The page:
You Can Learn To Be A Successful Student
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Developing efficient study skills is especially important for part-time students. As we have suggested before, it is possible to LEARN how to study. There are several research-based learning strategies that students can adopt to stand a better chance of actually remembering material.
Retrieval practice, the strategy of calling information to mind to enhance and boost our learning, is one of the overlooked strategies that we have already highlighted. It's worth exploring a few other strategies that research has found could help you to perform better in your studies AND to retain information for longer.
Space out your studying over time
The best way to do this is to create a study calendar to plan out exactly how and when to review chunks of content, which should include planning for small chunks of review every day. Plan to include both current concepts AND previously learned material.
Explain and describe ideas with many details
This requires the student to start making connections within the content. Practice it: Ask yourself open-ended questions about the material, answer in as much detail as possible, and then check the materials to make sure that your understanding is correct.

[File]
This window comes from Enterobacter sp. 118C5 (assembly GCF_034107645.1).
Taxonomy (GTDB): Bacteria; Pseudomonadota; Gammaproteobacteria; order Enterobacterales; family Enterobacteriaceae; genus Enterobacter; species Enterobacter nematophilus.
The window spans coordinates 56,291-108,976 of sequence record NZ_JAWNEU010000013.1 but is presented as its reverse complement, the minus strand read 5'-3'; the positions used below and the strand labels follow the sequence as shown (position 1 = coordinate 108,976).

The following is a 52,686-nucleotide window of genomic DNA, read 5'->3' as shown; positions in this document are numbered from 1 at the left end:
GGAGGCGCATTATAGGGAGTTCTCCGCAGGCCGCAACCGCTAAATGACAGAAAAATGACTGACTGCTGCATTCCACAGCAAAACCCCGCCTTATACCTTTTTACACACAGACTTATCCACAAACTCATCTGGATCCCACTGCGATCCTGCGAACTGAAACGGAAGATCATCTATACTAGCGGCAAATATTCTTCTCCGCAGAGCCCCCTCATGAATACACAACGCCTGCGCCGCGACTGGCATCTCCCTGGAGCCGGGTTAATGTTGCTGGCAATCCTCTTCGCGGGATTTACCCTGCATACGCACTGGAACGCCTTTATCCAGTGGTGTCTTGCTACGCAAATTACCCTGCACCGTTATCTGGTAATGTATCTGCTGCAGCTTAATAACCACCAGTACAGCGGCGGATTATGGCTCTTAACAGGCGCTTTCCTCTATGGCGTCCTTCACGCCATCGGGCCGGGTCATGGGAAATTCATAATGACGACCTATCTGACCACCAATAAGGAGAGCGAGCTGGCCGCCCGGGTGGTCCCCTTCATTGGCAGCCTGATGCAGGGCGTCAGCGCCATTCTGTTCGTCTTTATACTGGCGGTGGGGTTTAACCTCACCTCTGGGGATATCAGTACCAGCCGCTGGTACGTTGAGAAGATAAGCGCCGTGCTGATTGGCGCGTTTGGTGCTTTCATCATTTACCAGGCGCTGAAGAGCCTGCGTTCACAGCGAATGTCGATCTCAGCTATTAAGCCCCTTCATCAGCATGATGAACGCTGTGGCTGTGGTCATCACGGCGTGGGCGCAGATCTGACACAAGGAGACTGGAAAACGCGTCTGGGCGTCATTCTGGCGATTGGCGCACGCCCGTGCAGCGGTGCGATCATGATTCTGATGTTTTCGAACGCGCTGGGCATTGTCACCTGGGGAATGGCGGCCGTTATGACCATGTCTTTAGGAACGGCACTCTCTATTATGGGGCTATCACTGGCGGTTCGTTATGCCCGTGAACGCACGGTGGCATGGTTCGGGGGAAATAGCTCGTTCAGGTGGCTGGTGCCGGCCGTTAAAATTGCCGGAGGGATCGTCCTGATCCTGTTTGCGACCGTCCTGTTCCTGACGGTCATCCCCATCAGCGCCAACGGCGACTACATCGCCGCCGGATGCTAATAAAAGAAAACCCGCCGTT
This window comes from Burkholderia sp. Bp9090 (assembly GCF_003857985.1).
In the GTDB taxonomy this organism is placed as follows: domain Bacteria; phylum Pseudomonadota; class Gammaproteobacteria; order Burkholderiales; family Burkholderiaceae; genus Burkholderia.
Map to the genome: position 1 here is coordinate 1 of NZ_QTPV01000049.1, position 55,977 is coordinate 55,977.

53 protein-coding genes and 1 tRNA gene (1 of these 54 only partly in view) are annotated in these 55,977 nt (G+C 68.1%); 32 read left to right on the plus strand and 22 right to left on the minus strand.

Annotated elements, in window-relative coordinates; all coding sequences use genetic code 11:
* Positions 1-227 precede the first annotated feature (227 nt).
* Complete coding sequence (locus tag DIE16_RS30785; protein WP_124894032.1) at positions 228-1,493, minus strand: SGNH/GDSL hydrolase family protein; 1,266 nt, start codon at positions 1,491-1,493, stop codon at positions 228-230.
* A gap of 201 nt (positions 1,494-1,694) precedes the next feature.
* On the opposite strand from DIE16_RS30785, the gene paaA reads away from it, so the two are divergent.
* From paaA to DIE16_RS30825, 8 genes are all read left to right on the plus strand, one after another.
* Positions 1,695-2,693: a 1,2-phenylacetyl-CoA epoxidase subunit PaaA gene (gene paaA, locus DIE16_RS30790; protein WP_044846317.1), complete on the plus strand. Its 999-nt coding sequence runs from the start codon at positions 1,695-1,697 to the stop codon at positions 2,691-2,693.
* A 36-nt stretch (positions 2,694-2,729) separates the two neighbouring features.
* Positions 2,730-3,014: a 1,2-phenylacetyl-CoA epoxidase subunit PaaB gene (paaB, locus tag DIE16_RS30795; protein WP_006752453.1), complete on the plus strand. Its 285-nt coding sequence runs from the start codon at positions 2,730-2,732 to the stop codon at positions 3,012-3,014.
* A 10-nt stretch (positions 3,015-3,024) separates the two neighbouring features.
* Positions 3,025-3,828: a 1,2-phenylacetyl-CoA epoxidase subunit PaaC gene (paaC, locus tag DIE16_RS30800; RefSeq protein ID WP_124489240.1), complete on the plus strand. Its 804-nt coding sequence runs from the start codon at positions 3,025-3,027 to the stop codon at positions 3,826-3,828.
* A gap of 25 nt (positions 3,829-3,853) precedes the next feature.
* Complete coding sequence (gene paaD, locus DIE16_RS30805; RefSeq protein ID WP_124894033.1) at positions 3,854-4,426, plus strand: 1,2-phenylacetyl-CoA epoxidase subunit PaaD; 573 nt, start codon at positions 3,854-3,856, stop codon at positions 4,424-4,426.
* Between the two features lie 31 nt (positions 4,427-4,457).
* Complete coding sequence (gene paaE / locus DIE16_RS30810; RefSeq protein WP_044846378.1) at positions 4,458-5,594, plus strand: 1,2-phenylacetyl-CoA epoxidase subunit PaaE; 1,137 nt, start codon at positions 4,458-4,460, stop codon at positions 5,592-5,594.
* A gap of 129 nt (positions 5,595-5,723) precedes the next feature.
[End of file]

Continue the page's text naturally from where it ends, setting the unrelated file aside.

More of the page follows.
Switch between ideas while you study
While repetition is vital to learn something, research says we will actually learn a skill (or concept) more effectively if we mix our practice of it with other skills, through a process called 'interleaving'.
The reason that this works is that it is harder to do but it teaches you how to think more critically and choose a particular strategy for each problem, as opposed to just repeatedly doing the same thing.
Combine words and visuals
Information is often presented in combination with visuals of some sort: Images, charts or graphs. Practice it: when studying, pay attention to those visuals and link them to the text by explaining what they mean in your own words. This process reinforces concepts in the brain through two different paths, making it easier to retrieve later.
Remember that these strategies do not necessarily work in isolation. Combine them to suit your needs and to maximise the effects!